So it is that time of year when football players are in training camp, spending extra time perfecting their skills, learning new plays and mentally preparing to do battle when the season starts. It is generally grueling and usually hot. Historically this training camp period has been referred to as Two-A-Days, due to the fact that they conduct practices twice a day.

In addition to the practice drills that go on. The repetitions that are conducted to ingrain certain skills or moves or plays are designed to get the players comfortable actually executing. In an ideal world these players would practice moves and plays so much that their execution would become subconscious. They wouldn’t even have to think about what to do, they would just do it.

They do this so that in the heat of battle, when the game is on the line, or when thousands of fans are screaming in the stands, the players do not get overtaken by fear or anxiety. It is a fact, and I have written about it before, that stress negatively impacts our performance as humans. It goes back to caveman days in which our bodies were geared to fight or take flight against a foe or to get away from a predator. This reaction is generated today and the body doesn’t know whether it is a physical danger (as in football potentially) or just stress created in our head. The blood literally flows out of the brain to one’s limbs so they can fight or flee. Thinking is impaired. Communication is therefore impaired.

Repetitious practice prepares a football player to just do, rather than think first, thus reducing the negative impact that stress and anxiety play on an individual’s performance. If they just react because they have done it hundreds if not thousands of times, their brain can’t mess it up. Guess what? Your salespeople’s brains work the same way. It might not be physical danger they are threatened by, but the body’s reaction is the same and they will function less effectively as salespeople if they are not well trained in what to do, and how to do it.

You probably know where I am going with this. My question for you is “What are you doing to prepare your sales team to execute well without even thinking about it?” If you are like most sales team leaders, you aren’t doing anything. Sure you might ask about an upcoming sales meeting or call and ask the salesperson to prepare for the call. But, when was the last time you spent dedicated time with your salespeople actually practicing their skills? When did you role-play with them to hear how they would actually do it? Asking them to prepare for a call is one thing, but having them actually practice the words they will say is a completely different level. Prepare them to excel even when they are nervous or stressed because they want the deal so badly.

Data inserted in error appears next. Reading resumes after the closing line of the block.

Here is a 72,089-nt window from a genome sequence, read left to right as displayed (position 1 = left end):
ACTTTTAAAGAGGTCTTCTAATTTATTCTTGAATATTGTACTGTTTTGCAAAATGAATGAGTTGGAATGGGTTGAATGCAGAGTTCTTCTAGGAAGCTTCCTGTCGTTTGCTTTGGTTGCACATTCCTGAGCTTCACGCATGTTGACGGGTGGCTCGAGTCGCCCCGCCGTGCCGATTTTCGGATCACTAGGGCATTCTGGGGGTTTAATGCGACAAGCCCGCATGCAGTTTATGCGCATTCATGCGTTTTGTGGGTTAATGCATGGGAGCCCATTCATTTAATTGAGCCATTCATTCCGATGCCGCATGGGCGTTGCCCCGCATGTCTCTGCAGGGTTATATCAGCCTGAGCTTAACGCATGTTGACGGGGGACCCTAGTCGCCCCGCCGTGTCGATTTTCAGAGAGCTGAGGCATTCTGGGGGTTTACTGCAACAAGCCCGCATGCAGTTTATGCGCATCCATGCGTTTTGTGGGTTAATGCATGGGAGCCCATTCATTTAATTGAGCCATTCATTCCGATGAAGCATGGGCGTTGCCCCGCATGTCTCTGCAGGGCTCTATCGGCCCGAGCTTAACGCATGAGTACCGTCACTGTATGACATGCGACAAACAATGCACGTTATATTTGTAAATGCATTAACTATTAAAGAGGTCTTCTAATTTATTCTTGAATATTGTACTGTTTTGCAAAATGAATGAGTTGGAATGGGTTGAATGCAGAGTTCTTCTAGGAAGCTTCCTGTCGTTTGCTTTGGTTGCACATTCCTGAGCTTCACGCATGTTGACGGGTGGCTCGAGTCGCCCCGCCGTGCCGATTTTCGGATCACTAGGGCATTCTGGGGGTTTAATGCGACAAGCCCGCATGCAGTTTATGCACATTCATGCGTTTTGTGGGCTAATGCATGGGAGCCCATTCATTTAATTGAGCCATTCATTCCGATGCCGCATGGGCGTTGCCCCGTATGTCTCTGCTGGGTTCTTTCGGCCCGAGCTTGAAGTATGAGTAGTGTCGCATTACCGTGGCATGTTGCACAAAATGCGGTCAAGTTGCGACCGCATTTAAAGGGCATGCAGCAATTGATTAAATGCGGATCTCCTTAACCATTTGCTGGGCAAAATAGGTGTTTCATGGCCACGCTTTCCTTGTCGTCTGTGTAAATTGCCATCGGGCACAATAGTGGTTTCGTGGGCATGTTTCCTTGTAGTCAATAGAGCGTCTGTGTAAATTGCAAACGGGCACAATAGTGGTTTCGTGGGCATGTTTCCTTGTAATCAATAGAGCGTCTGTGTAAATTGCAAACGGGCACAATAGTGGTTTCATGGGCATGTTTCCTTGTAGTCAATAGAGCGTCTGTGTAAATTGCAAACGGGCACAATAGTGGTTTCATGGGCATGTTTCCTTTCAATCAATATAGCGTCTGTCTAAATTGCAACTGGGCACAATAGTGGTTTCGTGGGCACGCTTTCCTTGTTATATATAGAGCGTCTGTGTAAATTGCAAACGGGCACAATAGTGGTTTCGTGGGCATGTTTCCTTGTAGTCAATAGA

In the world of college football, there are limitations on the number of hours the coaches can work with the players during training camp:

  • Camp runs for roughly 2 weeks
  • They practice for at least 2 hours every day
  • Every other day they can practice twice per day for likely an additional 2 hours

So just during training camp players will have practiced and trained for roughly 42 hours. In any given football season there are between 12 and 15 games each of 60 minutes. Obviously teams continue to practice during the season as well for roughly 8 hours per week. That’s an additional 96 hours of practice in a 12 game season. The ratio of practice to playing is heavily skewed toward practice, something like 11.5 hours of practice for every hour of game time. And most players don’t even play every minute of every game. Think about what impact you could have with your sales team if you focused on practice and training for just a small percentage of this. If you practiced with your salespeople to the point of total competence, how many deals could be closed? How much more effective would your salespeople be in the moment?

Practice Doesn’t Always Make Perfect

The one big wildcard here is the assumption that every player can play. That every salesperson is trainable and can improve. Unfortunately this is just not so. Fortunately tools such as the OMG Salesperson Evaluation can tell you, with an incredibly high degree of accuracy, whether or not the training and practice will actually help an individual grow and develop.

One final point to address is this concept of intense training, as in a football training camp. The interesting lesson to take away and apply to sales is that the training and practice doesn’t end when training camp is over. They practice nearly every day throughout the season, because skills will falter without continuous practice and repetition. Is there something you can do as sales leader to revamp your process of training and practice to give your team the ability to execute at their highest level?

Sales Training Camp Ideas:

  • Conduct practice sessions like football teams with some salespeople on one side of the ball and some on the other – play offense and defense to practice live situations.
  • Practice just specific skills until each gets it fully– make them say it in their words. For instance have everyone practice how they will open up a conversation. Or have them practice how they will find out if there is a budget for the purchase, or how the prospect will make a decision.
  • Bring in a friendly client and ask them to play prospect for each of your salespeople and give you unbiased feedback on how they did when practicing.
  • Conduct a sales scrimmage, where everyone on the team is focused at the same time to get appointments. Break them down into teams and the team with the most appointments set during that time period wins a prize.